What is a digital world?

My understanding of the digital world has grown from only using social media and mobile devices for leisure, to learning that we are surrounded by digital technology. Digital technologies have redefined what it was to live, study and work in the world (Selwyn, 2012, p. 1). Something I initially thought we could chose to participate in or not when in fact there is no escaping it. A new world exists that is more connected and less divided than ever before. I now understand just how significant an impact digital technology has brought to the world. We are now able to overcome global distance and through the use of mobile technology can change our sense of time and space (Selwyn, 2012, p. 2). The “Cloud” has extended the concept of being surround by technology even further, invoking a vision of digital power that exists around us regardless of our geographical location (Selwyn, 2012, p. 2). The impact of living in a digital world has altered every aspect of our lives, including societal, economic and cultural change (Selwyn, 2012, p. 2).

Reading more accurately into what it means to participate and engage with the digital world, I have realized just how broad that world is. Research taught me that well-adjusted people spend more time involved in social interaction and activities, however in the digital world we now live in the notion of connectedness and the definition of friendship is changing radically (Greengard, 2011, p.17). Through these changes, human interaction is increasingly happening through digital devices. Web pages, online games, search engines, virtual worlds, social media, Internet, e-mail, smart phones, MP-3 players, and digital cameras (Belk 2013), to name a few. Today, with such a myriad of digital technologies, the possibility for ‘self-extension’ that is, to be socially recognized (Cushing, 2011), has never been so extensive.

Aspiring to become an Early Childhood Educator requires that I embrace the digital world in my teaching philosophy. By developing a digital pedagogy (Howell, 2012, p. 5), I now understand that technology more than a tool in the classroom, however, changes how and what children learn (Howell, 2012, p.5).

Teacher Youtube – Living in a digital world

 

References

Cushing, A. (2012) Self extension and the desire to preserve digital possessions. Proceedings of the American Society for Information Science and Technology. Vol 48(1). Retrieved from: http://onlinelibrary.wiley.com.dbgw.lis.curtin.edu.au/doi/10.1002/meet.2011.14504801304/epdf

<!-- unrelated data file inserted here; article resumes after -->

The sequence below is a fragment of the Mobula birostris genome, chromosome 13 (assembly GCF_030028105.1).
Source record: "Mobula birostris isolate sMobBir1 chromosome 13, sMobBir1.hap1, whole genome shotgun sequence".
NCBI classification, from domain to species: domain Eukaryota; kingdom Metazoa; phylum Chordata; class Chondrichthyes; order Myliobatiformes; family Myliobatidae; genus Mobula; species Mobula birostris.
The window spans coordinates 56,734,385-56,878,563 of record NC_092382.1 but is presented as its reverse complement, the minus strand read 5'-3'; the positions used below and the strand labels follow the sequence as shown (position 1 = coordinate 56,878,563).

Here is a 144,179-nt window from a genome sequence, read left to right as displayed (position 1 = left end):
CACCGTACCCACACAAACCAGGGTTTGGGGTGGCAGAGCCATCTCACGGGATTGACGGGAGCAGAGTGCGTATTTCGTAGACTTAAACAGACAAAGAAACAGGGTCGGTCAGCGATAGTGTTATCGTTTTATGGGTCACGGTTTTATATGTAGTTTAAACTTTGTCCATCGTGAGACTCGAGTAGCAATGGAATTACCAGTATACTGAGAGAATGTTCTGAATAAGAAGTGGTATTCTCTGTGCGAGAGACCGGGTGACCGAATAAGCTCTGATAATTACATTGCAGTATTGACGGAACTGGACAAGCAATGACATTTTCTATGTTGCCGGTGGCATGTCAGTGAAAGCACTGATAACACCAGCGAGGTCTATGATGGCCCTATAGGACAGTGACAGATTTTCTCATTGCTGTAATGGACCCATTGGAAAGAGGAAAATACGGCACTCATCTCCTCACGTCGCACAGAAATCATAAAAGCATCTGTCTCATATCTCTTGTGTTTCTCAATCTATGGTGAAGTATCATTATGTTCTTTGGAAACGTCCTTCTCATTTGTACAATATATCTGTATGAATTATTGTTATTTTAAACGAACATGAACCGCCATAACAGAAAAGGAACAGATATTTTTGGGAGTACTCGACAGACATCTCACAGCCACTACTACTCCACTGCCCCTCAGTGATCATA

Greengard, S. (2011) Living in a Digital World. Association for Computing Machinery. Communications of the ACM. Vol 54(10). Retrieved from: http://delivery.acm.org.dbgw.lis.curtin.edu.au/10.1145/2010000/2001277/p17-greengard.pdf?ip=134.7.89.216&id=2001277&acc=PUBLIC&key=65D80644F295BC0D%2E6CA6BDED5A69796F%2E4D4702B0C3E38B35%2E4D4702B0C3E38B35&CFID=592697412&CFTOKEN=10774141&__acm__=1458290657_6e8e48b8076cdbed5ab7c4a90b3a3ff0

Howell, J. (2012) Teaching with ICT: Digital pedagogies for collaboration and creativity. Oxford University Press. Australia and New Zealand.

Selwyn, N. (2012) Education in a digital world: Global perspectives on technology and     education. Hoboken. Taylor and Francis. Retrieved from:       http://reader.eblib.com.au.dbgw.lis.curtin.edu.au/(S(mp0mw4luz1hpwkq4udg0wiev))/Reader.aspx?p=1016089&o=94&u=IYd%2byl0uJ3%2f68%2btdVCP3mg%3d%3d&t=1458289043&h=FE73AAE897EC51DF2B588ED2883B5C5186B7AFB3&s=23632070&ut=240&pg=1&r=img&c=-1&pat=n&cms=-1&sd=1#

 

Participation and the digital divide.

In learning about the digital world that surrounds us I was yet to consider the financial aspect of being able to take part in it. Schools are being increasingly asked to bridge the divide between what parents can afford and what society expects children to be fluent in (Howell, 2012, p. 55).  Employers are expecting that job seekers are digitally ready, so potentially this could increase the gap between socio-economic groups. It is concerning that the digital divide is seen as a continuation of the same underlying forces that create any divide between rich vs. poor (James, 2003, p. 4). I now realize that this continuation of a gap means that Lower socio-economic households do not have the same access to technologies that middle and upper-class do (Howell, 2012, p. 57). With the digital world evolving and what has become a crucial element in society, I am relieved to learn that there is research and funding with the aim of bridging this gap. Understanding how crucial it is to provide these amenities to all children as a report by MCEECDYA (Ministerial Council for Education, Early Childhood Development and Youth Affairs) found that a student’s socio-economic background had the biggest effect on their performance in digital fluency (Howell, 2012, p. 57).